There are three major structural causes of unaffordable health care in America. One is defensive medicine (3 to 10 percent of total costs), caused by unnecessary tests and procedures done in part to help protect doctors from possible lawsuits for not "doing enough." Second is the "fee-for-service" reimbursement system, which incentivizes providers to provide more (not better) care, accounting for an estimated 20 to 30 percent of extra costs. The third is bureaucracy -- a torrent of bureaucracy -- that invades every nook and cranny of caregivers' days, costing twice as much per capita as the next most bureaucratic state, or an extra 15 percent of the health care dollar on excess administration. Doctors spend more than 20 percent of their time on what used to be known as paperwork.
None of these sources of waste is a secret. The drafters of Obamacare tried to deal with aspects of them, as Ezekiel Emanuel recounts in his new book, Reinventing American Health Care. But change is hard. Change scares people. Change disrupts special interests. When things are working really badly, anarchist Peter Kropotkin observed at the turn of the last century, people cling even harder to the status quo, "lest [change] may make him more wretched still."
Change happens, but typically when the old system collapses. Wasting a trillion dollars a year on inefficient health care -- that's about $10,000 per family -- will eventually cause the branch to break. So what should the new system look like?
Solving these problems requires entirely new frameworks. Fee-for-service systems should be replaced by "accountable care organizations," in which a provider takes care of all of a person's health needs for one annual fee. When a patient needs specialized care, it should be done as "bundled payments," basically a fixed fee for everything to do with that problem.
Defensive medicine is the area of waste that Common Good is trying to solve. What's needed is clear: replace unreliable jury-by-jury verdicts (and years-long emotionally-charged proceedings) with expert health courts that reliably sort good care from bad care. Only then can doctors go through the day relying on their best judgment instead of listening to a little lawyer on their shoulders. See here and here.
The Obama administration and Dr. Emanuel have been helpful in advancing the cause of reliable health care justice; for example, in 2011 Obama presented a budget that included $250 million to help fund medical justice reform initiatives, including special health courts. I met and spoke with Dr. Emanuel several times during his tenure as a key health care adviser.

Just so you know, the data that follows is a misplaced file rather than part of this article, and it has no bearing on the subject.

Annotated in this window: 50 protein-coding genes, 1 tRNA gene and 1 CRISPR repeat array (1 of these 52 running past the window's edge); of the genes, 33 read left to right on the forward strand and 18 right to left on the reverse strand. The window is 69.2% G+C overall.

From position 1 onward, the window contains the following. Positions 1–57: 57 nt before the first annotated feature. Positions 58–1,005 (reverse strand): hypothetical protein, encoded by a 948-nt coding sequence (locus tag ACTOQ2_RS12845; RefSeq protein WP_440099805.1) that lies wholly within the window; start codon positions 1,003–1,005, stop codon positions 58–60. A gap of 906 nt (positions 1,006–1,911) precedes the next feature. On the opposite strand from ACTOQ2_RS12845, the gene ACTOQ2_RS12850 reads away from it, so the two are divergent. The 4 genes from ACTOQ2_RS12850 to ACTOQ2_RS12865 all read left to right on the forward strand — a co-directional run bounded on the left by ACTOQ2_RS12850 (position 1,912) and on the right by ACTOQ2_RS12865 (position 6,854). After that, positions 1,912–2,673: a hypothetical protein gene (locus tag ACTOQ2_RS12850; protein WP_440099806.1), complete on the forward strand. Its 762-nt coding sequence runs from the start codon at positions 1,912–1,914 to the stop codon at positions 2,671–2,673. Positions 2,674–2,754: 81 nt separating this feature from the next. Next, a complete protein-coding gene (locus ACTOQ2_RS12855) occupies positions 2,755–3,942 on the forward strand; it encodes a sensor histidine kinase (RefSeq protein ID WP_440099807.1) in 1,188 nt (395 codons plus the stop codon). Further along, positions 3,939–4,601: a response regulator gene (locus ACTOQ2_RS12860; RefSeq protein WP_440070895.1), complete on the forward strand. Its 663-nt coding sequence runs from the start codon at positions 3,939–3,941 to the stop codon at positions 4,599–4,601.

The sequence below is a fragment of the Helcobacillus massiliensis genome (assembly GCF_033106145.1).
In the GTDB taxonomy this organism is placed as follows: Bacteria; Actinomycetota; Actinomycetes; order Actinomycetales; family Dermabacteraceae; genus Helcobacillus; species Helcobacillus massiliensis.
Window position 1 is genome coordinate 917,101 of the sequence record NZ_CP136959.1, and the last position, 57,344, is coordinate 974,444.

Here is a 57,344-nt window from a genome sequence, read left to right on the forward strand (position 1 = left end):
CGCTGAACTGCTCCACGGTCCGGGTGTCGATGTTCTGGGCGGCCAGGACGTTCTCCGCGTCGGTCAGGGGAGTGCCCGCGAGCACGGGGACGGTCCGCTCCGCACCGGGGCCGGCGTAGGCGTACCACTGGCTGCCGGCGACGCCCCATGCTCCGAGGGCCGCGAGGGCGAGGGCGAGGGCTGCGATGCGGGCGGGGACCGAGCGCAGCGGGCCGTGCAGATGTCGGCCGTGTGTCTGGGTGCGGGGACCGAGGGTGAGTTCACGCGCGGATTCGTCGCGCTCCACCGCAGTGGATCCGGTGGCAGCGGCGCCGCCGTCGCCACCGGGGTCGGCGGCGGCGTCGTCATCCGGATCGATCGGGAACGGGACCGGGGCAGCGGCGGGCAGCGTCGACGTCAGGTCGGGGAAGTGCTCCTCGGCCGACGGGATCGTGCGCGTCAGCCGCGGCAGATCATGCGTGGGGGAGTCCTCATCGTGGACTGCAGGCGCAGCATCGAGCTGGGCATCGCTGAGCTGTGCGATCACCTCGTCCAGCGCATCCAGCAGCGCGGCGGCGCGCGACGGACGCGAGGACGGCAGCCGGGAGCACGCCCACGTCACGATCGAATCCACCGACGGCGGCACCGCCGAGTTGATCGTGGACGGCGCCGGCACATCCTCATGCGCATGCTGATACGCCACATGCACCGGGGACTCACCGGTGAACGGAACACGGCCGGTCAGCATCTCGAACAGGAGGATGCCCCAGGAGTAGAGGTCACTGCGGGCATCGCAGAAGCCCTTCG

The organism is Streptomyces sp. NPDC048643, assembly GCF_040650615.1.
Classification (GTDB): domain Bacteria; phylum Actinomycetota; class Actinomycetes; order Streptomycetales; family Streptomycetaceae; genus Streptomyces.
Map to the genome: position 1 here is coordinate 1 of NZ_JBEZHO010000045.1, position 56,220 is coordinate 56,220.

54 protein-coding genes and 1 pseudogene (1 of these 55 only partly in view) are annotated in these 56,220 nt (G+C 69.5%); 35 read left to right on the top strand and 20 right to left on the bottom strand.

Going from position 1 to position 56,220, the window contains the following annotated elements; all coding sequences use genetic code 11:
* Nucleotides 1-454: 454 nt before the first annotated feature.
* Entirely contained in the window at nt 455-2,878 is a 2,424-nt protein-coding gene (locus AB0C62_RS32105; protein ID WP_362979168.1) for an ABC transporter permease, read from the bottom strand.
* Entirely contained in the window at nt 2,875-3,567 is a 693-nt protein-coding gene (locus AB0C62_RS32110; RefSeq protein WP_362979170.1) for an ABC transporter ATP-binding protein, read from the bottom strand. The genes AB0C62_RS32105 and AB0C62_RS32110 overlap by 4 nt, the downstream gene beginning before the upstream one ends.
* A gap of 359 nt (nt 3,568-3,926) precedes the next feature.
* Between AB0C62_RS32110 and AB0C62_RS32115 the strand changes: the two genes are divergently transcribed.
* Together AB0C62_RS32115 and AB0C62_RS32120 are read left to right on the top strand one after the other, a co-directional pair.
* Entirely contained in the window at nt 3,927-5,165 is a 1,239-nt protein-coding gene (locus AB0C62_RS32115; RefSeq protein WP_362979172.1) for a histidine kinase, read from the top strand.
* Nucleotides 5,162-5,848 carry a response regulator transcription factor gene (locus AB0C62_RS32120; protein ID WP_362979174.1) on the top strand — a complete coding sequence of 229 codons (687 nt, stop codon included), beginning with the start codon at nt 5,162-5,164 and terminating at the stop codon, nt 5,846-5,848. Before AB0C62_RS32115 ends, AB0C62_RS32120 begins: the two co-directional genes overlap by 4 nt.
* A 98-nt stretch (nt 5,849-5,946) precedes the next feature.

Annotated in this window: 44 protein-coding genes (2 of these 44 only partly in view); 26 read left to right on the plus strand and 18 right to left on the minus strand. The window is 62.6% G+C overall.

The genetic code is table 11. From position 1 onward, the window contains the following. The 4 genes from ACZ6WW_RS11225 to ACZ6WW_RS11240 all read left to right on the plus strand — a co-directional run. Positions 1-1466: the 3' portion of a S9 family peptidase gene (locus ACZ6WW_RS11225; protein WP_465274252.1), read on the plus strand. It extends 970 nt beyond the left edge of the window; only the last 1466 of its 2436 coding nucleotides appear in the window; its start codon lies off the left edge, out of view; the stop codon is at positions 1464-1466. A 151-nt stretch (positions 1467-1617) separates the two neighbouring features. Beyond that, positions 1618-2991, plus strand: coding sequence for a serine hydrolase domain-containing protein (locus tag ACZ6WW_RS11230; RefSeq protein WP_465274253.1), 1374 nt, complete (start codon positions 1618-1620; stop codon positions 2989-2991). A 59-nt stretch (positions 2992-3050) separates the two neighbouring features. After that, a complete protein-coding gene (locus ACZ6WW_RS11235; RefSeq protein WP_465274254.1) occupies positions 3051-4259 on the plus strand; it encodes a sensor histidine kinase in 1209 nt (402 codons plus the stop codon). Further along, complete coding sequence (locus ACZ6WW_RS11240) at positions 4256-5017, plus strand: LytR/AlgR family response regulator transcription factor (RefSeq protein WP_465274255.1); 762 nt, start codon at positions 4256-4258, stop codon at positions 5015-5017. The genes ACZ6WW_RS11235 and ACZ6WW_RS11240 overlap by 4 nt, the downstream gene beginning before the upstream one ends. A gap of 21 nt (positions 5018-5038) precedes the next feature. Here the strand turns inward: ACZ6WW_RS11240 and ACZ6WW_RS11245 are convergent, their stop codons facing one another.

But Dr. Emanuel is not accurate in suggesting that the Affordable Care Act advances the cause of reliable justice. Yes, early drafts of the Act included provisions for pilot projects of alternative systems of justice. But Senate Majority Leader Harry Reid is a champion of trial lawyers. In the law as enacted, these pilots are permissible only if they "provide[ ] patients the ability to opt out of or voluntarily withdraw from participating in the alternative at any time."
Keeping the jury, of course, eviscerates the whole idea of consistent decisions. One jury can decide a case one way; another jury on the same facts can decide exactly the opposite way. Most studies suggest that an expert court would be fairer for injured patients as well as more reliable for innocent doctors. But the Affordable Care Act is unwilling to countenance a pilot project that doctors could rely upon.
President Obama's heart certainly seems to be in the right place on this issue. But it will take more than a suggestion to an obdurate Senate to advance this reform. The public, polls show, overwhelmingly supports special health courts. But no change is likely to happen until there's firm leadership from the president, or a crisis.
For more Howard's Daily posts, visit commongood.org/blog.